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NOVALIS

Novalis

 

Symphonic Prog

3.77 | 124 ratings

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Neu!mann
Prog Reviewer
4 stars The flipside of the Krautrock coin in the 1970s was the more benign sound of mainstream German Progressive Rock, and this fondly remembered Hamburg quintet was a model of its kind. Their self- titled 1975 album was actually the band's sophomore studio effort (after "Banished Bridge" in 1973), but this was where Novalis found its voice, and after some critical changes in personnel (adding an electric guitarist; subtracting an English-language singer) it might almost have been intended a second debut.

The group coined the phrase 'Romantic Rock' to describe their sound, but the music was more or less synonymous with the Classical / Symphonic Rock template already in vogue at the time. It's a style that may not have aged well, and never earned the highbrow retrospective praise reserved for the more subversive Krautrock of CAN or FAUST. But Novalis performed its own act of cultural protest when they scrapped the English lyrics already prepared for this album, henceforth singing exclusively in their native tongue.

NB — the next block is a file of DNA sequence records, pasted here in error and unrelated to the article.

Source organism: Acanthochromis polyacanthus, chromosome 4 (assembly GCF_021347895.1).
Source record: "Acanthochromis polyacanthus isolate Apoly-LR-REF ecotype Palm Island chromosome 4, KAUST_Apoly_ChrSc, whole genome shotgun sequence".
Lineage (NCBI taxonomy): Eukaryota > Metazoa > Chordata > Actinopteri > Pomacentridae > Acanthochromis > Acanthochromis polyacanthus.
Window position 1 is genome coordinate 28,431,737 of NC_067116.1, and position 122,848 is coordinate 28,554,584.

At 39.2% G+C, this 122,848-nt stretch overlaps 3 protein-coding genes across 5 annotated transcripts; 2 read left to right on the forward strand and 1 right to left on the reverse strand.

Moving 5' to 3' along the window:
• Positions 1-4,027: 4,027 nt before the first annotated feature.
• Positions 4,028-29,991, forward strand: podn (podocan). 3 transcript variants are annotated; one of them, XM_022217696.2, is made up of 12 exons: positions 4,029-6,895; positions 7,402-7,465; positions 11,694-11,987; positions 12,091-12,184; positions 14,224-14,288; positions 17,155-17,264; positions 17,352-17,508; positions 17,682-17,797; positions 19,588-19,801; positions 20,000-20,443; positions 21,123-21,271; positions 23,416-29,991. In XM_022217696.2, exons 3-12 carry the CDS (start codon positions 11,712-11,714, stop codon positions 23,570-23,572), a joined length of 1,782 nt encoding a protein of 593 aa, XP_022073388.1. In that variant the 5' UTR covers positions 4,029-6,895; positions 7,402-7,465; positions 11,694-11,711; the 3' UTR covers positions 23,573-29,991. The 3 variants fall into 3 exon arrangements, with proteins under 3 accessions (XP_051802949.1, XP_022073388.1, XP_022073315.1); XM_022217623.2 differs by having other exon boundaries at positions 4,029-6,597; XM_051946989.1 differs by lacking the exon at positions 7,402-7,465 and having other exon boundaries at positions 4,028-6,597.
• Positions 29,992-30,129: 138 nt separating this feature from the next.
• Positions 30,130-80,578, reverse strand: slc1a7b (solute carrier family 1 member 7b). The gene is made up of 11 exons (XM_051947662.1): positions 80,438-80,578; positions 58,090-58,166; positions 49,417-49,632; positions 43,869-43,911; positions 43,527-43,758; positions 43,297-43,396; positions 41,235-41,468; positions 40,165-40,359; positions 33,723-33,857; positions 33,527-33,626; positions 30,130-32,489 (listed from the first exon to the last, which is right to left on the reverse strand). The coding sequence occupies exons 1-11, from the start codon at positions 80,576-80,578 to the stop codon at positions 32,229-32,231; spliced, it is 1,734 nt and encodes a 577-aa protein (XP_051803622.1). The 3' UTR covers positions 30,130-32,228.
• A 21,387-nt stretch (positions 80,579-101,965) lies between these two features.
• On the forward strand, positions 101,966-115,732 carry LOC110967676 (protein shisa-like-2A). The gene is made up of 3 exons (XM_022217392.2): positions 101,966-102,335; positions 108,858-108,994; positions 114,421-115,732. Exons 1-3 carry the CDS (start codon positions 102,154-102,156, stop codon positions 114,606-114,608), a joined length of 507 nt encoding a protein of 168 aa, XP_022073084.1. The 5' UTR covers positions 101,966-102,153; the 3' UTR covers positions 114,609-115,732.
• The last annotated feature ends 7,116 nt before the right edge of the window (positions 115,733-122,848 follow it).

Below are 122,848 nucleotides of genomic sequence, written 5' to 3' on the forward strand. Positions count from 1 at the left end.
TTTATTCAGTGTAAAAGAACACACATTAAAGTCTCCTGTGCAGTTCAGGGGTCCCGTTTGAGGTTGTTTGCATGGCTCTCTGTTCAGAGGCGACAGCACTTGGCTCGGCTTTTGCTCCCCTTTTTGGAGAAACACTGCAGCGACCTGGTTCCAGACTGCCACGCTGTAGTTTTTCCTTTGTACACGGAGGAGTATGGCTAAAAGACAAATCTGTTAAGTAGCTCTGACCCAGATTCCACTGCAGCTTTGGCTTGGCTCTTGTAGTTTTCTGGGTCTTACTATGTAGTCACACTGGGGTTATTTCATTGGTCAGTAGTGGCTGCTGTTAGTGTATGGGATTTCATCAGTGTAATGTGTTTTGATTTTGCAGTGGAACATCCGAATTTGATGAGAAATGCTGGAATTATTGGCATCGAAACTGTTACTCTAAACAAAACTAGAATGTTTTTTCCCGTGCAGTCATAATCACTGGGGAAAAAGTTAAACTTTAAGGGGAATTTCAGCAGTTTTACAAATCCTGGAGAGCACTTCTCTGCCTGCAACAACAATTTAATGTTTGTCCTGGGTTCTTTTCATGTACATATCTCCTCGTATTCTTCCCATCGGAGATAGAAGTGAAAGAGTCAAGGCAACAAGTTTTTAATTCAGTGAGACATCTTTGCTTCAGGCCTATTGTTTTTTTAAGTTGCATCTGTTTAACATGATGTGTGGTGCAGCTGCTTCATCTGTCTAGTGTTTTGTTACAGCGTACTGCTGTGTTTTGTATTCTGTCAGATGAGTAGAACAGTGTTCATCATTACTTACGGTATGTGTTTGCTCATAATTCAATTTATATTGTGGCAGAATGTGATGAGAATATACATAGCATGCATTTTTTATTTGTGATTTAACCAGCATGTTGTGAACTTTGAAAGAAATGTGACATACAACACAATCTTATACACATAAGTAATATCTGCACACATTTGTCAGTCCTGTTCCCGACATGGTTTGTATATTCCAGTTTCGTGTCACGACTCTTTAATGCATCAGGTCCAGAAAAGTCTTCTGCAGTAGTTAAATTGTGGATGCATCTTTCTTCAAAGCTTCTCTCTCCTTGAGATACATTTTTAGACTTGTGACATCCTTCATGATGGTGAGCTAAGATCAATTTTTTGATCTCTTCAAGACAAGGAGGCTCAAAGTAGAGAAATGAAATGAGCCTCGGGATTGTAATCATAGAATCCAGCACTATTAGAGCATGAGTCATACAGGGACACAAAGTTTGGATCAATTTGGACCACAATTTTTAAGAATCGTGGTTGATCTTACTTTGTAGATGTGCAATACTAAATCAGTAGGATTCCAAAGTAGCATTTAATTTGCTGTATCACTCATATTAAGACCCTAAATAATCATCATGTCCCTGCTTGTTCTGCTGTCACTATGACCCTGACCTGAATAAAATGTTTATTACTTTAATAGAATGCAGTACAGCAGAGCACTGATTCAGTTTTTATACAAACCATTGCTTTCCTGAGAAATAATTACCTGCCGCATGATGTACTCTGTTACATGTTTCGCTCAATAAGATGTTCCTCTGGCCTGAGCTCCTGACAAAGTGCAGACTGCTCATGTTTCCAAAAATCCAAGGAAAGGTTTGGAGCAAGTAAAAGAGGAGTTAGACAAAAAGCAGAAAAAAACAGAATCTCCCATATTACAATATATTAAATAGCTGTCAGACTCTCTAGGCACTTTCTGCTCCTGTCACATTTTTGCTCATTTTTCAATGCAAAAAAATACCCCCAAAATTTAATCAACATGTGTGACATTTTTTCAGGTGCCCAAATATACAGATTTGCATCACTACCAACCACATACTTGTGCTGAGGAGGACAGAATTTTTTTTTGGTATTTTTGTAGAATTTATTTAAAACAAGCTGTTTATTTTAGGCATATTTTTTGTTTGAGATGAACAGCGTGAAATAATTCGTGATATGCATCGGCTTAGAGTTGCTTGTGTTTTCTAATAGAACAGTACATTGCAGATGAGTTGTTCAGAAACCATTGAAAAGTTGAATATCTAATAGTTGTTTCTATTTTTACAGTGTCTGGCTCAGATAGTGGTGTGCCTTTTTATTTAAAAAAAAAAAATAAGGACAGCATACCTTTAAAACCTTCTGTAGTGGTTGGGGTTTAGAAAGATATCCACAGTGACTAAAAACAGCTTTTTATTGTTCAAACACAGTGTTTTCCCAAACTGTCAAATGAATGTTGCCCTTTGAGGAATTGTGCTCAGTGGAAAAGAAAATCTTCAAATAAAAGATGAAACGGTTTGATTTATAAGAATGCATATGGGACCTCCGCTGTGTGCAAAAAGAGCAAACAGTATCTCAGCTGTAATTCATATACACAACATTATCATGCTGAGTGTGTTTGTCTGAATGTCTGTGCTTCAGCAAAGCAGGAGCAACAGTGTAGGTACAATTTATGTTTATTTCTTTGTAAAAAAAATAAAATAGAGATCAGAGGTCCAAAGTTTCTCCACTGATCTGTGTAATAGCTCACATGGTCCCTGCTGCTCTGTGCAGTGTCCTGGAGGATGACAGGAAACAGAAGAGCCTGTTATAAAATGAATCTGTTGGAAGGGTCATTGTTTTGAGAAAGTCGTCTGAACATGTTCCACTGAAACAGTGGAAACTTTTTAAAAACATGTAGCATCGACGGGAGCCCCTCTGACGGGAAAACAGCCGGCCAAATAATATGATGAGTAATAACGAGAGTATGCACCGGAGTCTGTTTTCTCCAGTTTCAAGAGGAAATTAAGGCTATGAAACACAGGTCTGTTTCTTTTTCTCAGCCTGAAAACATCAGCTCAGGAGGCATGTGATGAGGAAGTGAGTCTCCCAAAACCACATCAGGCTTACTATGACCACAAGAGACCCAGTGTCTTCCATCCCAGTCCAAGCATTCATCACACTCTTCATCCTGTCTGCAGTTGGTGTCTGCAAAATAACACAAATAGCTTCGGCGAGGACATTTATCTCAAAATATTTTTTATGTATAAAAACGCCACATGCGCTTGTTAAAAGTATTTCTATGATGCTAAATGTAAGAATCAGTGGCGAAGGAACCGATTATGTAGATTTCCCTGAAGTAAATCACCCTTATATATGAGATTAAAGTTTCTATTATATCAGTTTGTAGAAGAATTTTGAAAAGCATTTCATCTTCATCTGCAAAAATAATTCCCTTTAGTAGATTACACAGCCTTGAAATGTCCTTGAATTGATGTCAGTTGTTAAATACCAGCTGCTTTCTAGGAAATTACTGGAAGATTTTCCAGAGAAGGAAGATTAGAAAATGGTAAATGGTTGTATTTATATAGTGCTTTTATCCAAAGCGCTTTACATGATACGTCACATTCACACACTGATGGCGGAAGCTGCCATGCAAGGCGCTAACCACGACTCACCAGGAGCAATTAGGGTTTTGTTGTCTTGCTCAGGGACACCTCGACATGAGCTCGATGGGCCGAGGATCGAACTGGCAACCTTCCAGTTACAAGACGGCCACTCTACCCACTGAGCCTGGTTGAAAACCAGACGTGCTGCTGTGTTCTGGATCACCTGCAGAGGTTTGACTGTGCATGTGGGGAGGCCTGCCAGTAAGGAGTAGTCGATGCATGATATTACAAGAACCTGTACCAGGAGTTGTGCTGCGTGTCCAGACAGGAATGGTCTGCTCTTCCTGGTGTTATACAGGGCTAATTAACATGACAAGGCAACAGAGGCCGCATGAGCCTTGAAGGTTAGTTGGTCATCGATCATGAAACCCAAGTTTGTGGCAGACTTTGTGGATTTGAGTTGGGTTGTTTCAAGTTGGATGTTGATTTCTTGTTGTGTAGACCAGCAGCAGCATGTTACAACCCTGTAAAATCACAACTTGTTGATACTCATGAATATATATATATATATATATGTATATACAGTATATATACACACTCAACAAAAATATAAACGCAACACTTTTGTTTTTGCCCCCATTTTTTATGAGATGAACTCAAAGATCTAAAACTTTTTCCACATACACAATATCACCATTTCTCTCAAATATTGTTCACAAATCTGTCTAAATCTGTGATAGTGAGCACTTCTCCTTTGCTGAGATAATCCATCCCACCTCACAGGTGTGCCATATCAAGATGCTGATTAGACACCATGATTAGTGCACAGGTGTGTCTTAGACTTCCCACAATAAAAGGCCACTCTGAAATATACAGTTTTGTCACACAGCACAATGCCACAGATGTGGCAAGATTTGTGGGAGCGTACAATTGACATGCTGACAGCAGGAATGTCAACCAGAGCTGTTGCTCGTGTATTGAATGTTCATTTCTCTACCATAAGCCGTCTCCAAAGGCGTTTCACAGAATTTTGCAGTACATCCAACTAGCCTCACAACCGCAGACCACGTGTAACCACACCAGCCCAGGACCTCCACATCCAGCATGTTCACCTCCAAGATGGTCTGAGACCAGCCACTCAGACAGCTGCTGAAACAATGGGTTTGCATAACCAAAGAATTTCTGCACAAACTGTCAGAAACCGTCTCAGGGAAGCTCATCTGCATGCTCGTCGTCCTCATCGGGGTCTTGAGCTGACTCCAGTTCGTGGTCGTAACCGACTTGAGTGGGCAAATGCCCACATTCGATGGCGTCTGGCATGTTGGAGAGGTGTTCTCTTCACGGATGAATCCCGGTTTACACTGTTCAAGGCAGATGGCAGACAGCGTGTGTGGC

Language issues aside, the band was still heavily in debt to its English role models. Thus the obligatory Hammond organ jam (shades of early KEITH EMERSON) briefly galvanizing the otherwise circumspect "Wer Schmetterlinge Lachen Hört", and the eerie but effective Space Rock of the aptly titled "Dronsz". The latter track distinctly recalls "Meddle"-era PINK FLOYD (Nick Mason and Novalis drummer Hartwig Biereichel were stylistic twins separated at birth), but with a decidedly Teutonic chord structure and instrumentation.

Elsewhere Anton Bruckner's 5th Symphony gets a lush cosmetic facelift in "Impressionen", and the late 18th century poetry of Georg Philipp Friedrich Freiherr von Hardenburg (alias Novalis) is borrowed for "Es Färbte Sich Die Wiese Grün". You'd never guess from the mouthful of a title, but the words are integrated so seamlessly into the song that they might almost have been intended as lyrics, two centuries prematurely.

Clearly this was a band looking backwards to the past for its inspiration. These boys weren't about to join the counter-culture demonstrations of their Krautrock compatriots, but the band's best albums (including this one) still hold plenty of residual nostalgia value, especially to those of us lucky enough to have heard it new in 1975.

Consumer postscript: the 2004 Revisited Records CD includes a live (and longer) bonus performance of the album highlight "Impressionen". Sonically it's a bit rough around the edges, but unlike the more polite, keyboard-centered studio version it features more of Detlef Job's blazing guitar work, cranked to maximum amplitude.

Neu!mann | 4/5 |

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